–Bobby Jenks customarily follows a deliberate schedule for ramping up in spring training, and so he will be on a slightly different schedule than his new Red Sox teammates. He has yet to throw off a mound (something that most Sox pitchers have done already at this point), and he might not appear in a game in the first week of spring training.
“That’s just the way he’s always done it,” explained Francona. “He’s always been an extremely slow spring-training pitcher. … There’s no reason to rush him into games.”
–Francona said that Jenks and Daniel Bard could be used interchangeably. While there has been plenty of attention on the acquisition of Jenks, Francona raved about the impact of Bard on a bullpen.
“Bard is probably the ultimate weapon in a bullpen. He has that ability to come in, like maybe no other reliever in the league — and I’m probably leaving out a guy or two — he has that ability to come in, finish an inning, go back out,” said Francona. “We’ll use that to our advantage. He doesn’t mind it. I think he actually thrives on it. We will use that to our advantage.”
While Bard had said that the offseason bullpen additions of Jenks and Dan Wheeler could be helpful in limiting his workload by perhaps five appearances, Francona said that the bigger boost might come from the reduced number of times that Bard has to warm up and sit down in the bullpen.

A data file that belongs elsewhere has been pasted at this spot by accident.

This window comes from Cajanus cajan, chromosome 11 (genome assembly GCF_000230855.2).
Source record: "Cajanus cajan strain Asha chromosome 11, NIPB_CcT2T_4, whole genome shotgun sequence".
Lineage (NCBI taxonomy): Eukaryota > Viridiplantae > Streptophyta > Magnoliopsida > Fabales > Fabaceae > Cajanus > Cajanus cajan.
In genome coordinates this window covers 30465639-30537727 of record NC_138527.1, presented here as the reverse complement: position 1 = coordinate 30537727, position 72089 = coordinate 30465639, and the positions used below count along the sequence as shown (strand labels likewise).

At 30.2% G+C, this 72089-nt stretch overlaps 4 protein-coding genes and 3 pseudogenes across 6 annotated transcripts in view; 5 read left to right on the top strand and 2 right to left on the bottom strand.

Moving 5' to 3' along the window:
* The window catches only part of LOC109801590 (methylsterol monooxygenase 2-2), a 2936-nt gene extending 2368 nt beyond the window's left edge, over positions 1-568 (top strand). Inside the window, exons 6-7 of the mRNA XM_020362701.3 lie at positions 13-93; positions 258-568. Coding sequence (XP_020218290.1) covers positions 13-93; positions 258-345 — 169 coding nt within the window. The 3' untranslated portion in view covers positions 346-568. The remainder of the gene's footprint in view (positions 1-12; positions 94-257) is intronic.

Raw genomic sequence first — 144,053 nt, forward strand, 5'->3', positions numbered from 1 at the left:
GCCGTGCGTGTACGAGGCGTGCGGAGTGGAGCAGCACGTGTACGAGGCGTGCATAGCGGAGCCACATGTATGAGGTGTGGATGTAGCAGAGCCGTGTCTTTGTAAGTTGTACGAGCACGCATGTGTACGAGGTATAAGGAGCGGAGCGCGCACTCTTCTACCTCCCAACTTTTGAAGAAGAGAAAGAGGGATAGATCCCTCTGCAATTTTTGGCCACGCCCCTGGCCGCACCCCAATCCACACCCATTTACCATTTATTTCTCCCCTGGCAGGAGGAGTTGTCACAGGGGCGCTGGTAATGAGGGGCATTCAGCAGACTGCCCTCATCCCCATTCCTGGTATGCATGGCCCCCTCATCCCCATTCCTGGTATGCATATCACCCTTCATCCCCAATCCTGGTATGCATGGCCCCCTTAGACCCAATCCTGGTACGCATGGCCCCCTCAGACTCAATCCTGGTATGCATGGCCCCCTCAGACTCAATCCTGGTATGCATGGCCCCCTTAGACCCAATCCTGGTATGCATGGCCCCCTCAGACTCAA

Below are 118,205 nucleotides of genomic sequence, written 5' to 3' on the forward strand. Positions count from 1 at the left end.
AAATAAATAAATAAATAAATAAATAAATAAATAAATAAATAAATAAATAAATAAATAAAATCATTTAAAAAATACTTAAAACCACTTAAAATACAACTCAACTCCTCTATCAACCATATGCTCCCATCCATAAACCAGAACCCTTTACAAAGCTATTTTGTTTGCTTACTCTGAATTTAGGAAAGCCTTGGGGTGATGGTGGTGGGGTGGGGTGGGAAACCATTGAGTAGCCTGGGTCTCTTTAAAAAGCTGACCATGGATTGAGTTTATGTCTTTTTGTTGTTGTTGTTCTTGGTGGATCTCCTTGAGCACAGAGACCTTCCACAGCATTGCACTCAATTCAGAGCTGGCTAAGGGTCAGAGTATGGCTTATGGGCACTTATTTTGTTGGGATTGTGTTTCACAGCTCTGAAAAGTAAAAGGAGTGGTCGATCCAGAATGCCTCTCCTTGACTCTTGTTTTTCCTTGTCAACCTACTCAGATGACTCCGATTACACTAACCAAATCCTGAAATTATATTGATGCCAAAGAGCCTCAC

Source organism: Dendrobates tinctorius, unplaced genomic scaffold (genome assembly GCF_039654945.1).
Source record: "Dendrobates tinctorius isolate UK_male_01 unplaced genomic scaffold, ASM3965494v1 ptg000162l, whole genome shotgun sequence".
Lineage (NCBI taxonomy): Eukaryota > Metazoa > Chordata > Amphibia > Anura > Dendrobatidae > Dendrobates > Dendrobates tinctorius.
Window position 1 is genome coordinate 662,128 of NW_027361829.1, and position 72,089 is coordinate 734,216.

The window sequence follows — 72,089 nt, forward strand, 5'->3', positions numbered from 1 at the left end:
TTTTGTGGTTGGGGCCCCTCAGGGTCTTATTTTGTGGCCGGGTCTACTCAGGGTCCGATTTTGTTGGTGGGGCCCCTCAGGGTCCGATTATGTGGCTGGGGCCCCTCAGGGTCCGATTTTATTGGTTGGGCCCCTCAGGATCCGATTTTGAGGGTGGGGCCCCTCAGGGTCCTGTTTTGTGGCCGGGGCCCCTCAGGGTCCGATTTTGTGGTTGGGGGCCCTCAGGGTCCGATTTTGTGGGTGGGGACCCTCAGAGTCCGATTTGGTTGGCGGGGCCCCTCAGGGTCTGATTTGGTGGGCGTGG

–Francona suggested that there were “obvious competitions” for the limited relief spots that exist in the bullpen. He labeled the wealth of left-handed options in camp — a group that includes Felix Doubront, Hideki Okajima, Andrew Miller, Randy Williams, Rich Hill and Dennys Reyes — as “interesting.”
–Reyes and Alfredo Aceves have some visa issues that require ironing out. He expected that Aceves would report, head out of the country briefly and then return, while Reyes would be a couple days late.
–Tim Wakefield will be stretched out with a starter’s workload, at least through the beginning part of the exhibition schedule. Francona said it will be easy to find innings for pitchers through roughly March 11 — the team’s first split-squad game — and then the veteran knuckleballer will be on a starter’s program at least until then in order to provide a rotation depth option. Felix Doubront will also be stretched out.
–Right now, the Sox are satisfied that center fielder Jacoby Ellsbury is healthy. Coming off a year in which he missed all but 18 games due to broken ribs, that fact is reassuring to the club — especially since Francona remains convinced that the best lineup the team can field features Ellsbury as the leadoff hitter.
That said, the team understands that after missing so much of last year, the 27-year-old may not be ready for that responsibility on Opening Day.